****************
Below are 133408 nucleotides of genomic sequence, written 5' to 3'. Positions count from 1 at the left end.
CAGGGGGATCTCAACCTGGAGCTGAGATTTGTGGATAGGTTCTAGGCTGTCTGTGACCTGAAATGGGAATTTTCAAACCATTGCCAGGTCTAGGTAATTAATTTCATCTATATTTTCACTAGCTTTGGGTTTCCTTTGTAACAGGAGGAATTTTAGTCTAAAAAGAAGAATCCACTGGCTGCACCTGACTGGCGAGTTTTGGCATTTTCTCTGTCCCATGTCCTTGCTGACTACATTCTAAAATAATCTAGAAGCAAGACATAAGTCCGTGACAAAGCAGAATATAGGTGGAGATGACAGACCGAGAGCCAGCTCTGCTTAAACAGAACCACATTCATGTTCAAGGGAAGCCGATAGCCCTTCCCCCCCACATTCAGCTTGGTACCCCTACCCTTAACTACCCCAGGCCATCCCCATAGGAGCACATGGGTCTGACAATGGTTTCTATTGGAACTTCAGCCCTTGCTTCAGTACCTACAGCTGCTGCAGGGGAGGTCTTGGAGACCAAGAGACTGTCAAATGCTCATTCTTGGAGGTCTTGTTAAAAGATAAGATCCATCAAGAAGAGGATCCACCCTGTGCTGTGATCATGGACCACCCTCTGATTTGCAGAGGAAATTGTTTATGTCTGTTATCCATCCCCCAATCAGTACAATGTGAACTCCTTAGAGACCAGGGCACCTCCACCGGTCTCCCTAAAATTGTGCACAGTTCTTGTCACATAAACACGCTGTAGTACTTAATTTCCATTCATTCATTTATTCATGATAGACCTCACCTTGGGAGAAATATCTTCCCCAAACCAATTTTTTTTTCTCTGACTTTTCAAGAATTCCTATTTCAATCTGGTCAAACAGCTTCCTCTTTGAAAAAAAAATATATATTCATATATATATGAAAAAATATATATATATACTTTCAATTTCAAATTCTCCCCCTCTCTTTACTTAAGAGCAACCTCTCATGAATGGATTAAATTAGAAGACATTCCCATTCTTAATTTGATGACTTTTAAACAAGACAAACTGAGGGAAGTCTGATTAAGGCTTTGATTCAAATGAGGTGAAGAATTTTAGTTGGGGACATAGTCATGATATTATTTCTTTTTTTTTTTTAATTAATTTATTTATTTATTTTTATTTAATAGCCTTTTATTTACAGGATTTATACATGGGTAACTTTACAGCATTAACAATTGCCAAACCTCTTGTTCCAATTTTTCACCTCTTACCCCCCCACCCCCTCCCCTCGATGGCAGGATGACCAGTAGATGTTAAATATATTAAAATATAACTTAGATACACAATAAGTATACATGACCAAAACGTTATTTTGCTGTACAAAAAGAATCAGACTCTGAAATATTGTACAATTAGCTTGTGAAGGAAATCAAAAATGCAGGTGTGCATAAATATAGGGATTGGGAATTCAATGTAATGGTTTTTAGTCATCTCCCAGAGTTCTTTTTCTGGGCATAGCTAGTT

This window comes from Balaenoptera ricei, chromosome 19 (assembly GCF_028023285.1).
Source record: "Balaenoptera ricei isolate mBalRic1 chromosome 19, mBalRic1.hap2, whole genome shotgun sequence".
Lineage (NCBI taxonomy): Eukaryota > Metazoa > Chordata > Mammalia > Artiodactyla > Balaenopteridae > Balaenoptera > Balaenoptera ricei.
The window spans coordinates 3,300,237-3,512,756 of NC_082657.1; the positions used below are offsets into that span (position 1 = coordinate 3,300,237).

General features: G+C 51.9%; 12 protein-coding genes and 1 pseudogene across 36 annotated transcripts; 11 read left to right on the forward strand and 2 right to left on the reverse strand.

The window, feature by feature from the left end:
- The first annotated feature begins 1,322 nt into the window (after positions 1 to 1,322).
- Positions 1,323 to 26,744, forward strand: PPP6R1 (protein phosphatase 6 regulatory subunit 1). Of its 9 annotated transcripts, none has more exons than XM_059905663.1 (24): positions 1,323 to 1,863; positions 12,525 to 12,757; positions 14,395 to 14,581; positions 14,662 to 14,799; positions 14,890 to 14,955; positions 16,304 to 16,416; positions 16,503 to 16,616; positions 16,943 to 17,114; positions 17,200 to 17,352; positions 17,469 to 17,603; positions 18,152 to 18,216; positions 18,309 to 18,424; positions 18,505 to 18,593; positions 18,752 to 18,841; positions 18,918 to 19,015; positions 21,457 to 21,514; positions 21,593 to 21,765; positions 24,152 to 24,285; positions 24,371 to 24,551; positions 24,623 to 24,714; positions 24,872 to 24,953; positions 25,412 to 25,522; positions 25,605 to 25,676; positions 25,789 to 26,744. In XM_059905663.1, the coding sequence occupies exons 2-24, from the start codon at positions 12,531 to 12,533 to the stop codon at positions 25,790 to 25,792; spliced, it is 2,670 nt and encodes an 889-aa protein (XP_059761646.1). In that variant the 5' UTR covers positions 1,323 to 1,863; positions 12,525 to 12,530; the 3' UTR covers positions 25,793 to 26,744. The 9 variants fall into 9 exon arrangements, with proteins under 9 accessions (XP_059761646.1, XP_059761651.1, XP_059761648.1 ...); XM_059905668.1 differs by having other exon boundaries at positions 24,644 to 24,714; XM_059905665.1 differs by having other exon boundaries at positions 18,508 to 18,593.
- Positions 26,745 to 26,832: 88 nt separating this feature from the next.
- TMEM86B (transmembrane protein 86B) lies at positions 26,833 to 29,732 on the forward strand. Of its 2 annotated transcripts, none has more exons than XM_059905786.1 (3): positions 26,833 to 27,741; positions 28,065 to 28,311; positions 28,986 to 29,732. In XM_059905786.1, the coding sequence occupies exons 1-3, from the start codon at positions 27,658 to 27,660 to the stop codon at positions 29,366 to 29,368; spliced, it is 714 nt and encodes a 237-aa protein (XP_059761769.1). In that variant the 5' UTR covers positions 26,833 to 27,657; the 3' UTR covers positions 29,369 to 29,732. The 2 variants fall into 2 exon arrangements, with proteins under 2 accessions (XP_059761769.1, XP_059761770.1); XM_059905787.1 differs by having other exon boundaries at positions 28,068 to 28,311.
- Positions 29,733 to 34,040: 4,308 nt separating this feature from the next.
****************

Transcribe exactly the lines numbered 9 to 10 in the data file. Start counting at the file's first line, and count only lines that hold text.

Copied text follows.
- The first annotated feature begins 1,322 nt into the window (after positions 1 to 1,322).
- Positions 1,323 to 26,744, forward strand: PPP6R1 (protein phosphatase 6 regulatory subunit 1). Of its 9 annotated transcripts, none has more exons than XM_059905663.1 (24): positions 1,323 to 1,863; positions 12,525 to 12,757; positions 14,395 to 14,581; positions 14,662 to 14,799; positions 14,890 to 14,955; positions 16,304 to 16,416; positions 16,503 to 16,616; positions 16,943 to 17,114; positions 17,200 to 17,352; positions 17,469 to 17,603; positions 18,152 to 18,216; positions 18,309 to 18,424; positions 18,505 to 18,593; positions 18,752 to 18,841; positions 18,918 to 19,015; positions 21,457 to 21,514; positions 21,593 to 21,765; positions 24,152 to 24,285; positions 24,371 to 24,551; positions 24,623 to 24,714; positions 24,872 to 24,953; positions 25,412 to 25,522; positions 25,605 to 25,676; positions 25,789 to 26,744. In XM_059905663.1, the coding sequence occupies exons 2-24, from the start codon at positions 12,531 to 12,533 to the stop codon at positions 25,790 to 25,792; spliced, it is 2,670 nt and encodes an 889-aa protein (XP_059761646.1). In that variant the 5' UTR covers positions 1,323 to 1,863; positions 12,525 to 12,530; the 3' UTR covers positions 25,793 to 26,744. The 9 variants fall into 9 exon arrangements, with proteins under 9 accessions (XP_059761646.1, XP_059761651.1, XP_059761648.1 ...); XM_059905668.1 differs by having other exon boundaries at positions 24,644 to 24,714; XM_059905665.1 differs by having other exon boundaries at positions 18,508 to 18,593.